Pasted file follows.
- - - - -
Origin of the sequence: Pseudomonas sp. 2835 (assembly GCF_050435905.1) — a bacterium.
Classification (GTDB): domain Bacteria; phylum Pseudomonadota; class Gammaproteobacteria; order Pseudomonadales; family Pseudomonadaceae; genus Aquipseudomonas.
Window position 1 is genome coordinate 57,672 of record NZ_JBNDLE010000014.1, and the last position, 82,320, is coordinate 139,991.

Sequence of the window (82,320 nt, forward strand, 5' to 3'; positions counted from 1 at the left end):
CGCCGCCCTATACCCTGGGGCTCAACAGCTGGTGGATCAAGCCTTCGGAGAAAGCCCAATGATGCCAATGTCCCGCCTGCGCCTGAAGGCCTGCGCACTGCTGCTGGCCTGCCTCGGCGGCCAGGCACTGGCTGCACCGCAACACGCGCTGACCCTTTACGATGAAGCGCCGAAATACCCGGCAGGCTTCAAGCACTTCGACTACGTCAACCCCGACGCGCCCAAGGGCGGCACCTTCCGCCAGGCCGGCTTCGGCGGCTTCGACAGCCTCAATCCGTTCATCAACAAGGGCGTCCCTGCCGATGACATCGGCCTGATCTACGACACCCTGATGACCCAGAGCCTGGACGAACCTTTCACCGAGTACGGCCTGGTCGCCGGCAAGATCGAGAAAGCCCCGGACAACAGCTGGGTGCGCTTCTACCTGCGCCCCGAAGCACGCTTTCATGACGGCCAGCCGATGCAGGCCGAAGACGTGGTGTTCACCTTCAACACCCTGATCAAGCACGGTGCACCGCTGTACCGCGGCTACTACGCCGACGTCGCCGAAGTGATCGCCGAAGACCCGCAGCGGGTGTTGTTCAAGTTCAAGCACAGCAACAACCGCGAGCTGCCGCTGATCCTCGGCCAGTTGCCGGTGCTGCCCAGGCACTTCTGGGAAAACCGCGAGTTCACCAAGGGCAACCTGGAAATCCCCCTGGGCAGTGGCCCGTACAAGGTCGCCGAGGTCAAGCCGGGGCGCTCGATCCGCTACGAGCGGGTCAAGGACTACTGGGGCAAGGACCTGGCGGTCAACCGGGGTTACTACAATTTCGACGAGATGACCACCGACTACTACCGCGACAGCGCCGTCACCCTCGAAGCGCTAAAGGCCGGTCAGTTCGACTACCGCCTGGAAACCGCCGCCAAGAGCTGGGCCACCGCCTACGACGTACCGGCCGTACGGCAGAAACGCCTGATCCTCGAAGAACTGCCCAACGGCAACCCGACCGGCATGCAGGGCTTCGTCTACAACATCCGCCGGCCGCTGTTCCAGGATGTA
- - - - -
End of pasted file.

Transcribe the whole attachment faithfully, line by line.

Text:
Origin of the sequence: Pseudomonas sp. 2835 (assembly GCF_050435905.1) — a bacterium.
Classification (GTDB): domain Bacteria; phylum Pseudomonadota; class Gammaproteobacteria; order Pseudomonadales; family Pseudomonadaceae; genus Aquipseudomonas.
Window position 1 is genome coordinate 57,672 of record NZ_JBNDLE010000014.1, and the last position, 82,320, is coordinate 139,991.

Sequence of the window (82,320 nt, forward strand, 5' to 3'; positions counted from 1 at the left end):
CGCCGCCCTATACCCTGGGGCTCAACAGCTGGTGGATCAAGCCTTCGGAGAAAGCCCAATGATGCCAATGTCCCGCCTGCGCCTGAAGGCCTGCGCACTGCTGCTGGCCTGCCTCGGCGGCCAGGCACTGGCTGCACCGCAACACGCGCTGACCCTTTACGATGAAGCGCCGAAATACCCGGCAGGCTTCAAGCACTTCGACTACGTCAACCCCGACGCGCCCAAGGGCGGCACCTTCCGCCAGGCCGGCTTCGGCGGCTTCGACAGCCTCAATCCGTTCATCAACAAGGGCGTCCCTGCCGATGACATCGGCCTGATCTACGACACCCTGATGACCCAGAGCCTGGACGAACCTTTCACCGAGTACGGCCTGGTCGCCGGCAAGATCGAGAAAGCCCCGGACAACAGCTGGGTGCGCTTCTACCTGCGCCCCGAAGCACGCTTTCATGACGGCCAGCCGATGCAGGCCGAAGACGTGGTGTTCACCTTCAACACCCTGATCAAGCACGGTGCACCGCTGTACCGCGGCTACTACGCCGACGTCGCCGAAGTGATCGCCGAAGACCCGCAGCGGGTGTTGTTCAAGTTCAAGCACAGCAACAACCGCGAGCTGCCGCTGATCCTCGGCCAGTTGCCGGTGCTGCCCAGGCACTTCTGGGAAAACCGCGAGTTCACCAAGGGCAACCTGGAAATCCCCCTGGGCAGTGGCCCGTACAAGGTCGCCGAGGTCAAGCCGGGGCGCTCGATCCGCTACGAGCGGGTCAAGGACTACTGGGGCAAGGACCTGGCGGTCAACCGGGGTTACTACAATTTCGACGAGATGACCACCGACTACTACCGCGACAGCGCCGTCACCCTCGAAGCGCTAAAGGCCGGTCAGTTCGACTACCGCCTGGAAACCGCCGCCAAGAGCTGGGCCACCGCCTACGACGTACCGGCCGTACGGCAGAAACGCCTGATCCTCGAAGAACTGCCCAACGGCAACCCGACCGGCATGCAGGGCTTCGTCTACAACATCCGCCGGCCGCTGTTCCAGGATGTA